TLDR – Today we were asked to question our art and think about why we do things and why we like things.
This is our first foray into postgraduate study at NUA, and the lecture given by Paul offered an overview of the Research Into Practice Unit – our first module. As a part time student, this is the only module I’m doing at the minute, whereas the full time students are doing something called Award Specific Unit 1, but I won’t be doing that until next September.
The main idea behind RIPU is that we should be thinking about the theory behind what we do more, and constantly ask ‘why’. Do you like blue things? Why? You like documentaries? Why? Eventually we will have to come up with a research question which we’ll then have to answer, and then support with an essay, a body of work, and an annotated research file. We should also be keeping a reflective journal – something which tracks what we are doing/making/reading/watching, and how these things affect our thinking – and this blog will form at least part of that journal.
All in all, I’m not entirely excited by this module, and I’m disappointed that it’s my first and only module for the next 3-4 months. After a summer of excitement and looking forward to making films again, this feels like an anticlimax. I’ve spoken to one or two others who feel the same. I think it’s worse as a part time student, because at least the full time students are doing more practical things with their time as well.
I don’t really want to be researching things for the next four months, I want to be doing things. We’ve been told that we should be doing things as well, but that’s slightly more difficult for a film student. Making a film (at least a useful one) requires a lot of time, energy, and collaboration. And truth be told, I don’t really understand the purpose of this module. I don’t think it’s been explained particularly well, though I’ve been reassured that everyone always feels this way, and that in a few weeks it’ll click.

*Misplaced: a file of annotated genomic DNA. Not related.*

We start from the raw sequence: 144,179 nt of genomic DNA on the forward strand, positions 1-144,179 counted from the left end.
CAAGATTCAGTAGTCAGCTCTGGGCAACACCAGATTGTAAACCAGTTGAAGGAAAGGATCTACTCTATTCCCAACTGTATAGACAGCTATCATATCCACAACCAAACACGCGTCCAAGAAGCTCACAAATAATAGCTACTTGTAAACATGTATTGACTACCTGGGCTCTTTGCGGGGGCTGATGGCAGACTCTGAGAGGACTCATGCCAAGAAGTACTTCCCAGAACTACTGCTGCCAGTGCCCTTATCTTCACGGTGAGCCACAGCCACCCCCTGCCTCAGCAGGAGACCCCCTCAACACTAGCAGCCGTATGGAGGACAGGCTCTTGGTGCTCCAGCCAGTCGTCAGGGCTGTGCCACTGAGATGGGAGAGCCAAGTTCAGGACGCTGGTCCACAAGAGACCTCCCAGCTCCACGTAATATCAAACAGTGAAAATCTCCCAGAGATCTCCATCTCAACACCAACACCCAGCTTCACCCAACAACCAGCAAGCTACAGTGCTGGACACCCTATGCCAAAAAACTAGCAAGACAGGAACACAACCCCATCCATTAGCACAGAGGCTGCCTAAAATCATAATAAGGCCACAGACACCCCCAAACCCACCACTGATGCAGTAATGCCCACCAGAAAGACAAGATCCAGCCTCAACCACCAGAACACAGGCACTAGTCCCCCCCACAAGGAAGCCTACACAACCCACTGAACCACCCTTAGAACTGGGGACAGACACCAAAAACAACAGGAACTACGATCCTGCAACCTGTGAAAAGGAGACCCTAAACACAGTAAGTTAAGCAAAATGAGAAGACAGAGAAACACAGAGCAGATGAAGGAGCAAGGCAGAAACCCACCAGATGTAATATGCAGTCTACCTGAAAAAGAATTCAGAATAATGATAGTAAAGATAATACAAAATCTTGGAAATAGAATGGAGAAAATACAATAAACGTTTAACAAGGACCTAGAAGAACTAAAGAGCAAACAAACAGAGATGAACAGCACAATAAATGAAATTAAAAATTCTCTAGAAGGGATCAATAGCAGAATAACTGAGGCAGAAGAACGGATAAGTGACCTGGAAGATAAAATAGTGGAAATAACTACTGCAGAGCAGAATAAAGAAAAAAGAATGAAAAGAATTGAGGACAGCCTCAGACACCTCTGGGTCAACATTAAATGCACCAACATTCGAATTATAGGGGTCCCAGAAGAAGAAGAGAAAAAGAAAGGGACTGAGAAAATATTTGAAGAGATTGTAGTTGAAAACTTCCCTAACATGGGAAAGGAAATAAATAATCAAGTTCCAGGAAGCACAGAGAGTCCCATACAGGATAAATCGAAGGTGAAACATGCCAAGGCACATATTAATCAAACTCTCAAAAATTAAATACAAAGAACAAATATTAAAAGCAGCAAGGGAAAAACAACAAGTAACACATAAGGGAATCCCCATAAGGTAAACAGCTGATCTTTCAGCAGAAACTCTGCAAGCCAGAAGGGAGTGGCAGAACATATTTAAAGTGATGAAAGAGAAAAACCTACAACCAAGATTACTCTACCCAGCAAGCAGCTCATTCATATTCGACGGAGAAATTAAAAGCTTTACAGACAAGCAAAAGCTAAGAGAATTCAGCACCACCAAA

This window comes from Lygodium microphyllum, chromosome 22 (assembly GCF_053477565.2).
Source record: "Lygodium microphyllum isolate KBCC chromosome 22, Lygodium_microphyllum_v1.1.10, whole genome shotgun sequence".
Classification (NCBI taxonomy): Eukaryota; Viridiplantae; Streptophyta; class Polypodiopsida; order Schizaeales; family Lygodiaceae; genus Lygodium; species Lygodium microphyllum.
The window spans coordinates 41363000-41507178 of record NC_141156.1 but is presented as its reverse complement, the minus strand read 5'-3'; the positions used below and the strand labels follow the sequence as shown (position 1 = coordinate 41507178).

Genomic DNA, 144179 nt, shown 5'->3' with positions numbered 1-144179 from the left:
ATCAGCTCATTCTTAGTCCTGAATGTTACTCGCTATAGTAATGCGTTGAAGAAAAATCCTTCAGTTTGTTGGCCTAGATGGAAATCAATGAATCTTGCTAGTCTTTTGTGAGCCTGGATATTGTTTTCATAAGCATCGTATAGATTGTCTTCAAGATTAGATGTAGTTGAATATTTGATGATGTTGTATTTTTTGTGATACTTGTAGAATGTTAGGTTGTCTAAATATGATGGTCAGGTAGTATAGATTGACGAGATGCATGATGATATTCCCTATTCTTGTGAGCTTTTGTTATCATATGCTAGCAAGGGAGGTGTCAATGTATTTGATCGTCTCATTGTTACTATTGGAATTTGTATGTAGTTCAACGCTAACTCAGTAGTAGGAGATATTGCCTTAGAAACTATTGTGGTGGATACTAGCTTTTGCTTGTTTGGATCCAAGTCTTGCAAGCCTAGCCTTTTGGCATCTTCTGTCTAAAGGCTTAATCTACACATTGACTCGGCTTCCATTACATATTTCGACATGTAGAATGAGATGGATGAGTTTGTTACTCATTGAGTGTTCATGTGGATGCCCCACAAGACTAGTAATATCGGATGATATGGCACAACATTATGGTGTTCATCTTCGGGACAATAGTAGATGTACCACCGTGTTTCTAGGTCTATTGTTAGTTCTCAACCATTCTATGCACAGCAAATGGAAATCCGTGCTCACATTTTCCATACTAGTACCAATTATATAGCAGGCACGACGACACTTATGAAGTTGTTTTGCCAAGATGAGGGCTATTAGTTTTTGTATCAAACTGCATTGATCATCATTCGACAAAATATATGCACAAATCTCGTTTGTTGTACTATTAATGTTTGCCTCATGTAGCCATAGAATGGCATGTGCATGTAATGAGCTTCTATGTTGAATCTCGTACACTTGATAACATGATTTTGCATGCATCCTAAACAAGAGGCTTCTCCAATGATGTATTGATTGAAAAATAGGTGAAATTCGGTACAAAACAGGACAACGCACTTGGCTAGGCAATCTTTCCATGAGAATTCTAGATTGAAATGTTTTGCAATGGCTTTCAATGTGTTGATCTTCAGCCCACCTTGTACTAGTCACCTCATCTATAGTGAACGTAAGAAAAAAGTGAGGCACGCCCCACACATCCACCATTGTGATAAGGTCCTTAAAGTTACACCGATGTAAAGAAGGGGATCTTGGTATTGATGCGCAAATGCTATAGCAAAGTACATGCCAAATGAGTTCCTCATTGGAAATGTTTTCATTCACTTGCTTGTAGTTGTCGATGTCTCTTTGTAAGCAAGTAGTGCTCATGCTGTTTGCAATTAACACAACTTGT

From what I gather, this module will be interesting for the Fine Art students, and possibly even those doing Curation too. Who knows?
After a short break, we all headed over to St George’s for our seminar, which was essentially a pop-up show for all our manifestos.
We were given the task of creating a manifesto over the summer, and like many other things from NUA so far, it was painfully vague. The brief was to write something around 100 words in length and to present it creatively through images and/or objects. I wasn’t entirely sure what to create, and after discussions with a few people, I ended up making something 48 hours before the seminar. In hindsight, this was not clever.